Today, many businesses are including arbitration provisions for the resolution of any disputes or controversies that may arise from the contract. This is because arbitration provides a more efficient and less costly alternative to litigation. Despite the existence of such arbitration provisions within business contracts, often times, when a dispute arises, a plaintiff will still file a lawsuit in state or federal court. The Miami arbitration attorneys at the Mavrick Law Firm have extensive commercial arbitration experience and can help businesses dismiss such lawsuits and enforce valid arbitration agreements.
When faced with the scenario supra, it is critical that the first thing the defendant-business does is assert its right to arbitration, most often via a motion to compel arbitration. This is because a party’s right to arbitrate, like any other contractual right, can be waived. Under Florida law, it is well settled that active participation in a lawsuit can waive your right to arbitrate. This was demonstrated by the Fifth District Court of Appeal’s decision Morrell v. Wayne Frier Manufactured Home Ctr., 834 So. 2d 395 (Fla. 5th DCA 2003).
In Morrell, purchasers of a mobile home brought suit against a mobile home sales company. After the purchasers filed their complaint in October 2000, the company answered and asserted affirmative defenses against the purchasers and filed a motion to dismiss the lawsuit, asserting that some of the plaintiff’s did not have standing to bring the lawsuit. The parties thereafter participated in a settlement conference, exchanged discovery, and trial was scheduled to occur during December 10, 2001 docket. However, in September 2001, the company submitted a motion to stay the proceedings and refer the matter to arbitration. On the eve of trial in December 2001, the trial court granted the company’s motion and referred the matter to arbitration. On appeal, the Fifth DCA reversed, explaining that “a party waives its right to arbitration by: (1) actively participating in the lawsuit; or (2) taking action which is inconsistent with the right to arbitrate.” The court found that because the company had already participated in the subject lawsuit, it had waived its right to arbitrate.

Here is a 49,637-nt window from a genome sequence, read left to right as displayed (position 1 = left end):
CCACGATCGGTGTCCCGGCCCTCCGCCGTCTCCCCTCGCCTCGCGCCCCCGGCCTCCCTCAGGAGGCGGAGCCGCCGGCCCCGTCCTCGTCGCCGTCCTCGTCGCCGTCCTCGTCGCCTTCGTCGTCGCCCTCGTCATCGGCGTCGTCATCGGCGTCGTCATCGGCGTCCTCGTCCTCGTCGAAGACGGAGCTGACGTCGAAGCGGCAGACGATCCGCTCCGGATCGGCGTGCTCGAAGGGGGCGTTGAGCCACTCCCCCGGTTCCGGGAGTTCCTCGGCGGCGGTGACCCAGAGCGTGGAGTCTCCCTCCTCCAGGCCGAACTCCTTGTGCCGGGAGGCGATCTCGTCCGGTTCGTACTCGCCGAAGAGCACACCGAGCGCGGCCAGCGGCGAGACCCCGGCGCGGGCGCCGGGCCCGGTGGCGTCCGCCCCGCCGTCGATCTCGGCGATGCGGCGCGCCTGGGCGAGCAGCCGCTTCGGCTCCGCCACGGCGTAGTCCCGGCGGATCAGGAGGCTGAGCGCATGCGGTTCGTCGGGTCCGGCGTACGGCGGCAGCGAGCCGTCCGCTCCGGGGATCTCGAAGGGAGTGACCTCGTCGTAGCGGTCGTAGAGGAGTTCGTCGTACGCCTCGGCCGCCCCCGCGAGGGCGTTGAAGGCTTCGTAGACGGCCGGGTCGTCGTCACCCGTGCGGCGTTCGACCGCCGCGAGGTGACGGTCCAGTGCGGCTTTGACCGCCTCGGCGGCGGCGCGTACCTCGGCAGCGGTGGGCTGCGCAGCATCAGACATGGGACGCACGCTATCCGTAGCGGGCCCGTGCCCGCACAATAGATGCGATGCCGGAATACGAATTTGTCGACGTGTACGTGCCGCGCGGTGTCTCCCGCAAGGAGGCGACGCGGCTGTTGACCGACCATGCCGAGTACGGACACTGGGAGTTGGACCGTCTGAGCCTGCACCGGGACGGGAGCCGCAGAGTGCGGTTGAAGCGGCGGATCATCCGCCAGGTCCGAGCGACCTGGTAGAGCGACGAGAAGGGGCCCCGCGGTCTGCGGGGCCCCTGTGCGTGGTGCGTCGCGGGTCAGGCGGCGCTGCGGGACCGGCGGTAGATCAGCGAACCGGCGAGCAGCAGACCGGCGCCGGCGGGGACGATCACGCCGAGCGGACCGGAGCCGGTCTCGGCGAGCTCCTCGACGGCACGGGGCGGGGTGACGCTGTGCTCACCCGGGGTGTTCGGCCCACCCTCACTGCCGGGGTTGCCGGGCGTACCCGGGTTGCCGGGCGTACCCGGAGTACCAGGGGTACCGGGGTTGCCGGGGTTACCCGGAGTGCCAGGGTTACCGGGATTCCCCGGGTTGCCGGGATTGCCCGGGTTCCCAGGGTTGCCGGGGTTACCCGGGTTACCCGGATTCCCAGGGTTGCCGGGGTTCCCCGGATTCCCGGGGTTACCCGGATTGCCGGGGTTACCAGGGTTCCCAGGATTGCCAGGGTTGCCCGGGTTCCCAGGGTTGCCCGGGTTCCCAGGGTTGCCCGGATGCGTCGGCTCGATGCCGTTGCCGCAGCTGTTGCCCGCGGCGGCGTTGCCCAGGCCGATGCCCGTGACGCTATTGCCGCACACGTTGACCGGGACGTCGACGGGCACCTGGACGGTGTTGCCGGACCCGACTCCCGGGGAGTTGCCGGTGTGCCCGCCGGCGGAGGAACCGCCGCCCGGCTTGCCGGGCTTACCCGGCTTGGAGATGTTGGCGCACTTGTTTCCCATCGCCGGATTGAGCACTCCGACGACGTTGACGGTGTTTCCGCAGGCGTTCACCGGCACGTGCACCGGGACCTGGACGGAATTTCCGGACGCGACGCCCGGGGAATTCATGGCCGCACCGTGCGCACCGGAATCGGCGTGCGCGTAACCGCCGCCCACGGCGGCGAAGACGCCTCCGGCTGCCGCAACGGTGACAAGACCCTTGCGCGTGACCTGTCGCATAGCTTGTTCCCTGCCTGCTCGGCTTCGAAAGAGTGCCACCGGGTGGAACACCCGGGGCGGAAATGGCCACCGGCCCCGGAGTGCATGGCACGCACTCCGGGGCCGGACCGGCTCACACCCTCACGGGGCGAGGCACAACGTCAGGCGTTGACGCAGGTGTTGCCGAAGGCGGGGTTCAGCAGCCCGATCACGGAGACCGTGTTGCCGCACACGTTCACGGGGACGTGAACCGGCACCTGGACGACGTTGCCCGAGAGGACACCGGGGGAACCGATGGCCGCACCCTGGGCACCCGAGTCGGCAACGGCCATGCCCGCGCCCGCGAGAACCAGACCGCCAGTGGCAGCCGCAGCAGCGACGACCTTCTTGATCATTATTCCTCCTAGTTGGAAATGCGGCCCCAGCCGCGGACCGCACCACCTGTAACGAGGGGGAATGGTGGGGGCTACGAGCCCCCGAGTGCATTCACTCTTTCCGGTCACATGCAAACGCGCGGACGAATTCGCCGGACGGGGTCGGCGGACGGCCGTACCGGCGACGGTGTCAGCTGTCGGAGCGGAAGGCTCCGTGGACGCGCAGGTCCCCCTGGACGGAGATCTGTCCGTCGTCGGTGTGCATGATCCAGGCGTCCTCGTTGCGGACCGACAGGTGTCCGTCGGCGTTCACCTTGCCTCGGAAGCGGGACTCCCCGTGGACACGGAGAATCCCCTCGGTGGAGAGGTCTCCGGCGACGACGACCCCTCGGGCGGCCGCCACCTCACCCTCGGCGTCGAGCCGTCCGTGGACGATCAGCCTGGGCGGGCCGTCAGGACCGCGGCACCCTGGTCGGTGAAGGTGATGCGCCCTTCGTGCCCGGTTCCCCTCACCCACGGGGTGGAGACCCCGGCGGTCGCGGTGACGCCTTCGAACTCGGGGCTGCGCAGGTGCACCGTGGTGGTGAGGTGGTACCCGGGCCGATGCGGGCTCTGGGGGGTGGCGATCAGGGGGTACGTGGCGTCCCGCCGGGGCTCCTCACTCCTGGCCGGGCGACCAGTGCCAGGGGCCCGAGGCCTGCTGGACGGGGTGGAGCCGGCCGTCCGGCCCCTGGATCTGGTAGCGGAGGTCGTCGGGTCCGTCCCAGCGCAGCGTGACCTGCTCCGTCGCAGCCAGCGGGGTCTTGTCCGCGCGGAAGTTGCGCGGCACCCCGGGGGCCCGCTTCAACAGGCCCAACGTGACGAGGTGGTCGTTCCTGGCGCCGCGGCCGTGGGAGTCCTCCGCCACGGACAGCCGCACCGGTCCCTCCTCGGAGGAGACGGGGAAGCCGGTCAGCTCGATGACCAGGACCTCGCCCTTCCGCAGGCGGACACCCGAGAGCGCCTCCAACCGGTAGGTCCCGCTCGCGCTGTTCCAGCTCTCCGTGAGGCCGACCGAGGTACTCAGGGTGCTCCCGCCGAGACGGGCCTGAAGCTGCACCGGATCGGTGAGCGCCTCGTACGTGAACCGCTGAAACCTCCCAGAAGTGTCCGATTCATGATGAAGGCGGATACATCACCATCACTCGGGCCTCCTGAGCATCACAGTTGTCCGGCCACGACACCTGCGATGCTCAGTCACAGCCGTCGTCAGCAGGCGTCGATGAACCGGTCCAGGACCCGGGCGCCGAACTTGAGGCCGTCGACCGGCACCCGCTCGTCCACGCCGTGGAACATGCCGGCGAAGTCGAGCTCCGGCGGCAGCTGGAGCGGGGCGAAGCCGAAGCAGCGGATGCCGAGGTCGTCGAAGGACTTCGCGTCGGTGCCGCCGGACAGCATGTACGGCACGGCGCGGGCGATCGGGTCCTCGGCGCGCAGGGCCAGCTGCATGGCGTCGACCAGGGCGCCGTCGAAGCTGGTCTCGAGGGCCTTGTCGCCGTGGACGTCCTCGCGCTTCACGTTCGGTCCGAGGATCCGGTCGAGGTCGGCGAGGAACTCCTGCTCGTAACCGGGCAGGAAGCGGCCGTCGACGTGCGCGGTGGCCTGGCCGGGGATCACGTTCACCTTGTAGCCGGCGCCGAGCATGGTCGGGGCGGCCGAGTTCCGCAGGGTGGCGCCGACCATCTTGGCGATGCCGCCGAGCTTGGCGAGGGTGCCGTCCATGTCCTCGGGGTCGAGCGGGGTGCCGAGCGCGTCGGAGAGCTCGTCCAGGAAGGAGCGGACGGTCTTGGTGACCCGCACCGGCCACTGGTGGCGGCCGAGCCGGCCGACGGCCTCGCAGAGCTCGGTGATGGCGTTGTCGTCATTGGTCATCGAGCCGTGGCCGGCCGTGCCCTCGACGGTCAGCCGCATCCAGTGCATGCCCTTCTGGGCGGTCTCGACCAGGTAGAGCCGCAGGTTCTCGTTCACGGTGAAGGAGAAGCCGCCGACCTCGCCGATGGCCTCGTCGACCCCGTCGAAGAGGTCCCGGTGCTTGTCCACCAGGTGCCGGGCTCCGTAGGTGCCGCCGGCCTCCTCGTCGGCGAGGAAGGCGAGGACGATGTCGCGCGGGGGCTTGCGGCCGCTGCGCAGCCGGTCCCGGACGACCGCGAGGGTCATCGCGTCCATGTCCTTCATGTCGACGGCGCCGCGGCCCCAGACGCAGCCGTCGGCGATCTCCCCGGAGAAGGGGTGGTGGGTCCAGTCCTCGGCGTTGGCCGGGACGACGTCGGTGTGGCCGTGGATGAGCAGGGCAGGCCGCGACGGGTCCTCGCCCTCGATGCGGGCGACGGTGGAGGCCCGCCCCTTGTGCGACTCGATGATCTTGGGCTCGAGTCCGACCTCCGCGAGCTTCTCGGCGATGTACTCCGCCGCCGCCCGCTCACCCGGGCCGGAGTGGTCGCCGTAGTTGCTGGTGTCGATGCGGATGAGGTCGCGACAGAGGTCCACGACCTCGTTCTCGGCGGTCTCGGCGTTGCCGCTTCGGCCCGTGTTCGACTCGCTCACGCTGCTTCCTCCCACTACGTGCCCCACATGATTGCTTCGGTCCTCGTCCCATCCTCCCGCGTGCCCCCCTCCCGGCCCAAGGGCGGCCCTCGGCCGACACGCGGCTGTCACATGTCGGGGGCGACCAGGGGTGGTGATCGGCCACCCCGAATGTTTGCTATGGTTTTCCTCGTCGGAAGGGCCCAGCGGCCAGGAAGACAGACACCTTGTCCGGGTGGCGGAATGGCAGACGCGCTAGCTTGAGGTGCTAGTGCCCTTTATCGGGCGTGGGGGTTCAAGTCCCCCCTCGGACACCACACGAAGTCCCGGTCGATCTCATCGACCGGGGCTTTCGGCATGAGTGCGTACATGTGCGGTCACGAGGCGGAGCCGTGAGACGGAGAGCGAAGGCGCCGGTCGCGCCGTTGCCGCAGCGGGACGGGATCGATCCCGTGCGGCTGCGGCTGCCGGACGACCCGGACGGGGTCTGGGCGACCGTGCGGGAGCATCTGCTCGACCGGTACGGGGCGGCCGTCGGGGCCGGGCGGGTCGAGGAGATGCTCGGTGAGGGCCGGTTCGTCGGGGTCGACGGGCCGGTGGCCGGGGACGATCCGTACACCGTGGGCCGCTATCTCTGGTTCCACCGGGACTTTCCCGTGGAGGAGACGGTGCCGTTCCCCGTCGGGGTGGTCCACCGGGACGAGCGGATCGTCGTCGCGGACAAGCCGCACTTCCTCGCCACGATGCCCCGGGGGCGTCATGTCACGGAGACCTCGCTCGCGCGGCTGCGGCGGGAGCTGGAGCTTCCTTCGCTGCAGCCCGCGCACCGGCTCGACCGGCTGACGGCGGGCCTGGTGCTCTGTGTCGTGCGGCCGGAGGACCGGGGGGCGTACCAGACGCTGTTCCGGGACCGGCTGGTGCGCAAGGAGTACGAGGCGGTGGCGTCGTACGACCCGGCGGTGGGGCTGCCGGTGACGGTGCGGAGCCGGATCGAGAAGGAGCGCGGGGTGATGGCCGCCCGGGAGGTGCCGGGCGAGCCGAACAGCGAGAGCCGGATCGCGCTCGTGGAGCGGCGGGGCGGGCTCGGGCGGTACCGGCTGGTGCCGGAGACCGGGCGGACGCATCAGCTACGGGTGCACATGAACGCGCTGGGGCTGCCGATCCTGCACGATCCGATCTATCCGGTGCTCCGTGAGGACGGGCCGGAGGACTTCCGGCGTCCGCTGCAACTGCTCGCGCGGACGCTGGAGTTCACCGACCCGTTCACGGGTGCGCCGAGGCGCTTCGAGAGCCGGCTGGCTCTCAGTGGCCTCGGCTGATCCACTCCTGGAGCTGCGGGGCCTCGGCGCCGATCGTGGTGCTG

Although Morrell involves substantial participation, prior Florida cases demonstrate that a party’s right to arbitrate can be waived for much less. In Bared and Co., Inc. v. Specialty Maintenance and Construction, Inc., 610 So.2d 1 (Fla. 2d DCA 1992), the Second DCA held that the defendant waived its right to arbitration when it filed an answer and a cross-claim without raising the arbitration issue. Similarly, in Breckenridge v. Farber, 640 So.2d 208 (Fla. 4th DCA 1994), the Fourth DCA found waiver where the defendant answered without demanding arbitration. Thus, it is clear under Florida law that even minor participation, such as simply answering a complaint, can lead to waiver of your right to arbitrate a dispute. That is why it is critical to assert your right to arbitration before you do anything else when faced with a lawsuit that should be referred to arbitration. If you want to learn more about the right to arbitrate, enforcement of arbitration provisions, or commercial arbitration in general, please contact the Miami arbitration attorneys at the Mavrick Law Firm.
The Miami arbitration attorneys at the Mavrick Law Firm have extensive experience with commercial arbitration cases and the enforcement of arbitration provisions. This article is not a substitute for legal advice tailored to a particular situation. Peter T. Mavrick can be reached at: Website: www.mavricklaw.com; Telephone: 954-564-2246; Address: 1620 West Oakland Park Boulevard, Suite 300, Fort Lauderdale, Florida 33311.